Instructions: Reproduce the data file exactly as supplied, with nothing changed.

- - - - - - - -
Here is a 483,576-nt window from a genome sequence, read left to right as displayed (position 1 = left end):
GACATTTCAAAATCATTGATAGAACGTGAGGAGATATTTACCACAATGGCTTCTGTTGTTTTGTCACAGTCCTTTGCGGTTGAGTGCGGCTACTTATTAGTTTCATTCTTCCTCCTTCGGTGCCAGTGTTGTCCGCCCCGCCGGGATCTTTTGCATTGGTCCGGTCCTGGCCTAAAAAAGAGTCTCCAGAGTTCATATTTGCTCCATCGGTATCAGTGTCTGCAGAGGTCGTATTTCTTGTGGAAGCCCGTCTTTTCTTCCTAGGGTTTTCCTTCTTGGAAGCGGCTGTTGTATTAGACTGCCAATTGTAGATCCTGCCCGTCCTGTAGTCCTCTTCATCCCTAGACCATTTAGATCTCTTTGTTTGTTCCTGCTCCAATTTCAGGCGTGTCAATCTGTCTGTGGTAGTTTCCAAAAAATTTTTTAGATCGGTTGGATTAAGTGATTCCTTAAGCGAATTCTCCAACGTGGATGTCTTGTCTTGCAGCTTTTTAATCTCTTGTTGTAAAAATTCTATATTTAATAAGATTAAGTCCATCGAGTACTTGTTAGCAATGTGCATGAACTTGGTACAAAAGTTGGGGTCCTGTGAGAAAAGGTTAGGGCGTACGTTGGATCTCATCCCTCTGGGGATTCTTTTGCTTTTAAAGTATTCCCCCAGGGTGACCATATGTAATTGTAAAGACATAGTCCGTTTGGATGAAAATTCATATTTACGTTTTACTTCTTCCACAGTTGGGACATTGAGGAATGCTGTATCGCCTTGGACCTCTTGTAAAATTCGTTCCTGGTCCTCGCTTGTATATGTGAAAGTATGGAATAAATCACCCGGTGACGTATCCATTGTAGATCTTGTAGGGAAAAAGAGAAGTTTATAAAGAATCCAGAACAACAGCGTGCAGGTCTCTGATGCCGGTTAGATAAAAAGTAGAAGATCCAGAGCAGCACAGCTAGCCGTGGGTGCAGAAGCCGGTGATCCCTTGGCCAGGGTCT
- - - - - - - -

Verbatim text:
Here is a 483,576-nt window from a genome sequence, read left to right as displayed (position 1 = left end):
GACATTTCAAAATCATTGATAGAACGTGAGGAGATATTTACCACAATGGCTTCTGTTGTTTTGTCACAGTCCTTTGCGGTTGAGTGCGGCTACTTATTAGTTTCATTCTTCCTCCTTCGGTGCCAGTGTTGTCCGCCCCGCCGGGATCTTTTGCATTGGTCCGGTCCTGGCCTAAAAAAGAGTCTCCAGAGTTCATATTTGCTCCATCGGTATCAGTGTCTGCAGAGGTCGTATTTCTTGTGGAAGCCCGTCTTTTCTTCCTAGGGTTTTCCTTCTTGGAAGCGGCTGTTGTATTAGACTGCCAATTGTAGATCCTGCCCGTCCTGTAGTCCTCTTCATCCCTAGACCATTTAGATCTCTTTGTTTGTTCCTGCTCCAATTTCAGGCGTGTCAATCTGTCTGTGGTAGTTTCCAAAAAATTTTTTAGATCGGTTGGATTAAGTGATTCCTTAAGCGAATTCTCCAACGTGGATGTCTTGTCTTGCAGCTTTTTAATCTCTTGTTGTAAAAATTCTATATTTAATAAGATTAAGTCCATCGAGTACTTGTTAGCAATGTGCATGAACTTGGTACAAAAGTTGGGGTCCTGTGAGAAAAGGTTAGGGCGTACGTTGGATCTCATCCCTCTGGGGATTCTTTTGCTTTTAAAGTATTCCCCCAGGGTGACCATATGTAATTGTAAAGACATAGTCCGTTTGGATGAAAATTCATATTTACGTTTTACTTCTTCCACAGTTGGGACATTGAGGAATGCTGTATCGCCTTGGACCTCTTGTAAAATTCGTTCCTGGTCCTCGCTTGTATATGTGAAAGTATGGAATAAATCACCCGGTGACGTATCCATTGTAGATCTTGTAGGGAAAAAGAGAAGTTTATAAAGAATCCAGAACAACAGCGTGCAGGTCTCTGATGCCGGTTAGATAAAAAGTAGAAGATCCAGAGCAGCACAGCTAGCCGTGGGTGCAGAAGCCGGTGATCCCTTGGCCAGGGTCT